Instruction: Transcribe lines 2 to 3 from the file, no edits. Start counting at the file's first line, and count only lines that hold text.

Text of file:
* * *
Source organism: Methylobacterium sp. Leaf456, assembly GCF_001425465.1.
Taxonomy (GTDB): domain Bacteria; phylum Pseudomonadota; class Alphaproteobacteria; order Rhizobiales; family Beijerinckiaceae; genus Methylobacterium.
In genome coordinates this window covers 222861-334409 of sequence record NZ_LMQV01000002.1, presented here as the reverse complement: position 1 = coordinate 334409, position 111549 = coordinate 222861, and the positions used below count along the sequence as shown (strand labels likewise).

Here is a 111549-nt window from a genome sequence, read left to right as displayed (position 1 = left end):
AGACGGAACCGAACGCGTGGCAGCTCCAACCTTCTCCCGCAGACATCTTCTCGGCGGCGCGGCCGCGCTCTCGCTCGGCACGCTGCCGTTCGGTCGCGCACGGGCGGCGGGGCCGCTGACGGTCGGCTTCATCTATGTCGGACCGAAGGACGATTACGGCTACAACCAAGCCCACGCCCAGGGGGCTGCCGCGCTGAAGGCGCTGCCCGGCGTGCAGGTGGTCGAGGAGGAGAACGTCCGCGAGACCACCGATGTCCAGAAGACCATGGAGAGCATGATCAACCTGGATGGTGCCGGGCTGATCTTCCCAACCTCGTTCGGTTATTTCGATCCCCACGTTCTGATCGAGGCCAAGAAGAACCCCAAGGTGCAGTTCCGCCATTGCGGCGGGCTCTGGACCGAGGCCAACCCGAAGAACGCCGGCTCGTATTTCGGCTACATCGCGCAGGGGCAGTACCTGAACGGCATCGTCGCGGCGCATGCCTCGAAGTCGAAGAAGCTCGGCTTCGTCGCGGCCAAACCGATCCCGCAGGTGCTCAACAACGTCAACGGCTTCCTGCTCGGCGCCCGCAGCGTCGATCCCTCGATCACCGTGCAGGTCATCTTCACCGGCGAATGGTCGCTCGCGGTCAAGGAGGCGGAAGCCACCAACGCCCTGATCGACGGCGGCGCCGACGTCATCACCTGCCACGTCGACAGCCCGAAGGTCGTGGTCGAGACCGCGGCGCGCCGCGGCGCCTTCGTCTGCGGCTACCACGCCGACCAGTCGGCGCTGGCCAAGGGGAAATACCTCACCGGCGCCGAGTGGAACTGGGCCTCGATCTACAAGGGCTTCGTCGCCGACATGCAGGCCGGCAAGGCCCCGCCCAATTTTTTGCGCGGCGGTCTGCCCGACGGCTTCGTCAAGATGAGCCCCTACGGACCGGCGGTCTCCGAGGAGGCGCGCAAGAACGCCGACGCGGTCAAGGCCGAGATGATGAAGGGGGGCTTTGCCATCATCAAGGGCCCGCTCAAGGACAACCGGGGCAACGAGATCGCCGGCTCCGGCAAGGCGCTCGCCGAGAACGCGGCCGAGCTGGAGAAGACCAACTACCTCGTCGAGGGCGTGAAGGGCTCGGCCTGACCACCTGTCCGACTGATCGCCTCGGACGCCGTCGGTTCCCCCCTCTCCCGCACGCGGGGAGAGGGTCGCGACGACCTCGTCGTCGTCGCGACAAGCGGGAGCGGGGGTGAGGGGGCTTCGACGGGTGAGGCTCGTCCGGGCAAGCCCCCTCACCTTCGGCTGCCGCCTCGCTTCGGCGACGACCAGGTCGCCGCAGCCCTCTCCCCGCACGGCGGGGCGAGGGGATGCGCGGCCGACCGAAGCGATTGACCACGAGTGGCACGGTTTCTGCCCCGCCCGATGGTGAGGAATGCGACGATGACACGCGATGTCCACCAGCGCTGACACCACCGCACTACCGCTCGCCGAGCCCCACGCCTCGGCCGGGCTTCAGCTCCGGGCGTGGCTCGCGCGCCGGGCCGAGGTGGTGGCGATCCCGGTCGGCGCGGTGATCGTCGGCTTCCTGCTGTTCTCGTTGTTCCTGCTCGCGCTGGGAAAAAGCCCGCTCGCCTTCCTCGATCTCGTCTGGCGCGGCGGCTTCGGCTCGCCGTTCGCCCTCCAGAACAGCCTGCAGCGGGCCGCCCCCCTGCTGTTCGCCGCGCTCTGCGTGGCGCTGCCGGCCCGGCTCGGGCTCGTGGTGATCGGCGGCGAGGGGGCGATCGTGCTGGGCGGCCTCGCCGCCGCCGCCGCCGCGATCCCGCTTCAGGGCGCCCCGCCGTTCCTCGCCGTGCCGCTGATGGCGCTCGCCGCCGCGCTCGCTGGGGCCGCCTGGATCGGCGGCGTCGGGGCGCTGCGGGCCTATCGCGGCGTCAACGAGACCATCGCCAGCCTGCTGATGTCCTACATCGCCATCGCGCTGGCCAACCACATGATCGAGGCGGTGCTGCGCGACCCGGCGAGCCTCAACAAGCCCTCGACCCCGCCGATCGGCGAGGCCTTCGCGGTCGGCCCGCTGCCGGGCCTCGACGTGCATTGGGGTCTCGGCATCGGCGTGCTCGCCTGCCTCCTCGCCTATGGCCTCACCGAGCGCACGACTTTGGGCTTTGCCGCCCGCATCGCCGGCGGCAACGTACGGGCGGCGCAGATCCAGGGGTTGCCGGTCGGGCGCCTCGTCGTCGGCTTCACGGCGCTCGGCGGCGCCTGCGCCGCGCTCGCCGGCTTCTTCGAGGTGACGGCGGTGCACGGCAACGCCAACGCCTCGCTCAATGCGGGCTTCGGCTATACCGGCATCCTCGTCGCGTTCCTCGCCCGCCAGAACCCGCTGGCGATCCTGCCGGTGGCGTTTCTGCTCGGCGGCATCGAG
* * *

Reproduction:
Taxonomy (GTDB): domain Bacteria; phylum Pseudomonadota; class Alphaproteobacteria; order Rhizobiales; family Beijerinckiaceae; genus Methylobacterium.
In genome coordinates this window covers 222861-334409 of sequence record NZ_LMQV01000002.1, presented here as the reverse complement: position 1 = coordinate 334409, position 111549 = coordinate 222861, and the positions used below count along the sequence as shown (strand labels likewise).